Planning for a rainy day is pretty easy. Have an extra umbrella handy or a waterproof coat, and you’re probably fine. Planning for the rainiest day ever, on the other hand, is significantly more daunting. Especially if during that day there’s also a fire, an earthquake, or a tornado. It may sound like exaggeration, but every association or co-op board must face the possibility of a real-life worst-case scenario in order to ensure that their residents are adequately prepared to weather any storm – literal or figurative. Protecting lives – and property value – to the best of its ability is the duty of every board, and as such, every multifamily community should have a plan ready in the event of an emergency.
Volunteer board members are most likely not experts in evacuating a large property or community – nor are they expected to be. Fortunately, volunteer board members can lean on management and other outside crisis experts for guidance to ensure that they’re prepared to handle an unexpected and dangerous situation.
“Emergencies by definition strike quickly and without warning,” says Nicholas J. Harris, Jr., Vice President of Operations with Realty Performance Group in Rochester, New York. “Knowing what to do ahead of time is both your responsibility and your best protection, so it’s important that management be involved from the outset, working directly with a board to create, implement and update a plan. This plan should also be formulated in cooperation with police and fire department officials, disaster recovery contractors, outside service contractors, community service agencies and the management company’s staff. And, aside from natural disasters, [board-management teams] must consider arson, crime, assault, theft, bomb threats, power outages, medical crises, and other spontaneous problems that may arise.”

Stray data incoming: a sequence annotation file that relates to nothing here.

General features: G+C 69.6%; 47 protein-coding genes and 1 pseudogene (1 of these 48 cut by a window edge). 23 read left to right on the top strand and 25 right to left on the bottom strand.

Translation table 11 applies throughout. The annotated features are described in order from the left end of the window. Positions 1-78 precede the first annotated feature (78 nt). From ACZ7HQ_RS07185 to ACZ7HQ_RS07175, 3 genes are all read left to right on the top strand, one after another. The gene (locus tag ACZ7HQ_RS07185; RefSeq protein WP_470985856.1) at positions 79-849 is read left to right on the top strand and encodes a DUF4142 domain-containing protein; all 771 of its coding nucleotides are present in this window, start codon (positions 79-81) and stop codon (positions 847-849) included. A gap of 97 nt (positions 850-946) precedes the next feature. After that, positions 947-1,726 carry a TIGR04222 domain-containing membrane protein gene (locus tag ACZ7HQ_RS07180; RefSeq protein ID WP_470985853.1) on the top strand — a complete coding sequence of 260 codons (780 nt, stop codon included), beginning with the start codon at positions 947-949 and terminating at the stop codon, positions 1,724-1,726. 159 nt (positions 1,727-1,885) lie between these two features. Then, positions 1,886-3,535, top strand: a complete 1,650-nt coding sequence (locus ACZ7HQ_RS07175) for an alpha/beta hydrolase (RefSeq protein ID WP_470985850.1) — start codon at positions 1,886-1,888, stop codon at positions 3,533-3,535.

According to both property management and emergency management pros, associations that go it alone in emergency planning are likely to miss something. Even the most thorough board is likely to overlook a contingency, if only due to limited experience. “I’ve worked with associations that have developed plans on their own, as well as those that have worked with an independent consultant,” says Christopher R. Lanni, Founder and President of Secure Residential Services in Concord, Massachusetts. “Some of the associations that do things themselves have success pulling their resources together and utilizing what’s available. But those that utilize an independent consultant – someone neutral with a fresh set of eyes – tend to end up with a more robust plan, with richer detail. And it’s mostly a one-time expense; typically I’ll tell boards to allocate a few dollars in the budget every few years, just to go in and do some refreshing after examining what’s changed in regard to property alterations or demographic changes.”
There are certain items that a board should have on hand and readily accessible. Harris recommends keeping a three- to four-day supply of water and non-perishable foods, extra clothing and blankets, first aid kits, prescription medications, flashlights, battery-operated radios, extra car keys, cash, credit cards, and any necessities for infants and the elderly. He also recommends that families identify a meeting location in the event they’re separated, and that they keep written contact information in waterproof and/or fireproof containers, should cellular service be unavailable.